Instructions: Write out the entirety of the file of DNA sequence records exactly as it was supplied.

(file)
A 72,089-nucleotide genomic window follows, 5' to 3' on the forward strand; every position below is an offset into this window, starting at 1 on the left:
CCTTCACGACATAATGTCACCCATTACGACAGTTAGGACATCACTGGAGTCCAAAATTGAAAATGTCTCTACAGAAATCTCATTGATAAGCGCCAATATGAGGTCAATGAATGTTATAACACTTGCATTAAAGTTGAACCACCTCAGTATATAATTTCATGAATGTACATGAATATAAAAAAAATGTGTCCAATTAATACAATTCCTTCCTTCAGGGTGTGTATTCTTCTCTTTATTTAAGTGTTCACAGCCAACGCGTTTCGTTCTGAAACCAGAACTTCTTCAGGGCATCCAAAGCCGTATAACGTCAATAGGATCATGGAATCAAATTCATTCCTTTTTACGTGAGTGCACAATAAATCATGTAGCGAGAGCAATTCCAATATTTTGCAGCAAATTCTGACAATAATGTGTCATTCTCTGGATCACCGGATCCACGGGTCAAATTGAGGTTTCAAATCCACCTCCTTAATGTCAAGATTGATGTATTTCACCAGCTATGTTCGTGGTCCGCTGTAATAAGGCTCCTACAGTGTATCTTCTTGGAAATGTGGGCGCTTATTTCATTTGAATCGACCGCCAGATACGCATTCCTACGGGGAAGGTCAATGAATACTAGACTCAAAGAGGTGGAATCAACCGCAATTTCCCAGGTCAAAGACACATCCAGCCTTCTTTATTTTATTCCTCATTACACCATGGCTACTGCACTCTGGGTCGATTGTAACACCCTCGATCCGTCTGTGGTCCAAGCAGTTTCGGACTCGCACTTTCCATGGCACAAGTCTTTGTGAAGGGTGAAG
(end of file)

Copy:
A 72,089-nucleotide genomic window follows, 5' to 3' on the forward strand; every position below is an offset into this window, starting at 1 on the left:
CCTTCACGACATAATGTCACCCATTACGACAGTTAGGACATCACTGGAGTCCAAAATTGAAAATGTCTCTACAGAAATCTCATTGATAAGCGCCAATATGAGGTCAATGAATGTTATAACACTTGCATTAAAGTTGAACCACCTCAGTATATAATTTCATGAATGTACATGAATATAAAAAAAATGTGTCCAATTAATACAATTCCTTCCTTCAGGGTGTGTATTCTTCTCTTTATTTAAGTGTTCACAGCCAACGCGTTTCGTTCTGAAACCAGAACTTCTTCAGGGCATCCAAAGCCGTATAACGTCAATAGGATCATGGAATCAAATTCATTCCTTTTTACGTGAGTGCACAATAAATCATGTAGCGAGAGCAATTCCAATATTTTGCAGCAAATTCTGACAATAATGTGTCATTCTCTGGATCACCGGATCCACGGGTCAAATTGAGGTTTCAAATCCACCTCCTTAATGTCAAGATTGATGTATTTCACCAGCTATGTTCGTGGTCCGCTGTAATAAGGCTCCTACAGTGTATCTTCTTGGAAATGTGGGCGCTTATTTCATTTGAATCGACCGCCAGATACGCATTCCTACGGGGAAGGTCAATGAATACTAGACTCAAAGAGGTGGAATCAACCGCAATTTCCCAGGTCAAAGACACATCCAGCCTTCTTTATTTTATTCCTCATTACACCATGGCTACTGCACTCTGGGTCGATTGTAACACCCTCGATCCGTCTGTGGTCCAAGCAGTTTCGGACTCGCACTTTCCATGGCACAAGTCTTTGTGAAGGGTGAAG